Premier Hancock and Minister Oberle statement on the Truth and Reconciliation Commission
Premier Dave Hancock and Aboriginal Relations Minister Frank Oberle issued the following statement on the Truth and Reconciliation Commission:
“On behalf of the Government of Alberta, I want to commend the work of the Truth and Reconciliation Commission in raising awareness of the impact of the residential school experience on First Nations, Metis and Inuit peoples across Canada. Reconciliation has the power to bring light and healing to a dark period of history.
“I thank the Commission for allowing me to address and hear from participants today.”
“This event is important for all Albertans, to help them better understand the history and painful legacy of residential schools in Canada. Our government recognizes the work of the Truth and Reconciliation Commission of Canada in educating Albertans about this tragic period and providing former students with an opportunity to share their stories.
“Our government continues to work with Aboriginal leadership, communities and agencies to enhance the lives of Aboriginal Albertans.”
Expression of Reconciliation for the Legacy of the Indian Residential School System
Reconciliation has the power to bring light and healing into the dark history of the Indian Residential School system and its profound legacy of harm to student survivors and their families.
The operation of the Indian Residential Schools resulted in the devastation of Aboriginal language and culture. The damaging effects for many of the children who attended the 25 residential schools in Alberta still endure for school survivors and family members who struggle today to find peace and to heal from past wrong-doing.
Reconciliation is a powerful spirit of understanding, compassion and action. True reconciliation can only be achieved if we commit to a fundamental shift in our relationship with Aboriginal people in our province.
Through acts of reconciliation, we are saying to Aboriginal people that you are not alone in emerging from the shadows of a history that is too dark and too long to endure on your own.
We are committing as individuals, communities and governments to be witnesses and messengers of reconciliation.
Starting with the youngest members of our society, Alberta commits to residential school survivors, their families and communities that Albertans will hear your stories and know your truths.
In the spirit of reconciliation, the Government of Alberta commits that all Alberta students will learn about the history and legacy of residential schools, along with the history of First Nations, Métis and Inuit peoples of Canada.
Provincial Kindergarten to Grade 12 curriculum will include enhanced mandatory content for all Alberta students on the significance of residential schools and treaties.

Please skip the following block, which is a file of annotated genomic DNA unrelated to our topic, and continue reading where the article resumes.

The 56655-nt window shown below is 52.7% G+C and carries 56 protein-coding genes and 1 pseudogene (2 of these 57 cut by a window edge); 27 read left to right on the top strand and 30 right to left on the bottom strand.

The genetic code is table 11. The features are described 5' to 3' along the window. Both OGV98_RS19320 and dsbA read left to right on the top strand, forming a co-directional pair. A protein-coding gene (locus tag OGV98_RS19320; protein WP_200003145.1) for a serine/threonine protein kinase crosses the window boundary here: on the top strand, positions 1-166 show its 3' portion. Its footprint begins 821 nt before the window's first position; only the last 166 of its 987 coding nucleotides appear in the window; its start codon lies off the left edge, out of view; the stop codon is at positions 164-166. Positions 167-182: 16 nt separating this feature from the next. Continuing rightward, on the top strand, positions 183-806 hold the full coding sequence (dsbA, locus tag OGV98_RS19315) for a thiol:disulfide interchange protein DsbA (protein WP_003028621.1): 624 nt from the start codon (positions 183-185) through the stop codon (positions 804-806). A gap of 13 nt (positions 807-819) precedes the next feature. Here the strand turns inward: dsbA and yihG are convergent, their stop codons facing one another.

This is supported by the addition of a new Kindergarten to Grade 12 curriculum development standard for Alberta: Curriculum must include the diverse perspectives of First Nations, Métis and Inuit peoples living in Alberta in relation to historical and contemporary contexts.
The Government of Alberta commits to continue work on professional development so that teachers learn about the history and legacy of residential schools and First Nations, Métis and Inuit peoples and are better prepared to meet the needs of First Nations, Métis and Inuit children and youth.
The Government of Alberta will continue to work with First Nations, Métis and Inuit partners to promote reconciliation by providing opportunities for Albertans to hear first-hand from those who attended residential schools and those whose families and communities continue to experience this legacy today.
Albertans expect us to enable all students to achieve success, and First Nations, Métis and Inuit students are no exception. We are making progress on many fronts; for example, we are working with the Assembly of Treaty Chiefs in Alberta and the Government of Canada through the Memorandum of Understanding on First Nations Education in Alberta. However, there continues to be an achievement gap between First Nations, Métis and Inuit students and other students in Alberta. We are committed to working with our partners to address this gap and collaborate to ensure a bright future for Aboriginal students in Alberta.
As part of this commitment, Alberta Education is creating a new Assistant Deputy Minister of Aboriginal Learning. This new leadership role will provide a focal point within the ministry and government for implementing First Nations, Métis and Inuit education policies, programs and initiatives. It will help ensure that our work with partners – school jurisdictions, parents and communities – is well-aligned and that we continue to take a coordinated and collaborative approach to First Nations, Métis and Inuit education in the province.
The Government of Alberta commends the Truth and Reconciliation Commission on its work to raise awareness about the impact of the residential school experience on First Nations, Métis and Inuit peoples across Canada.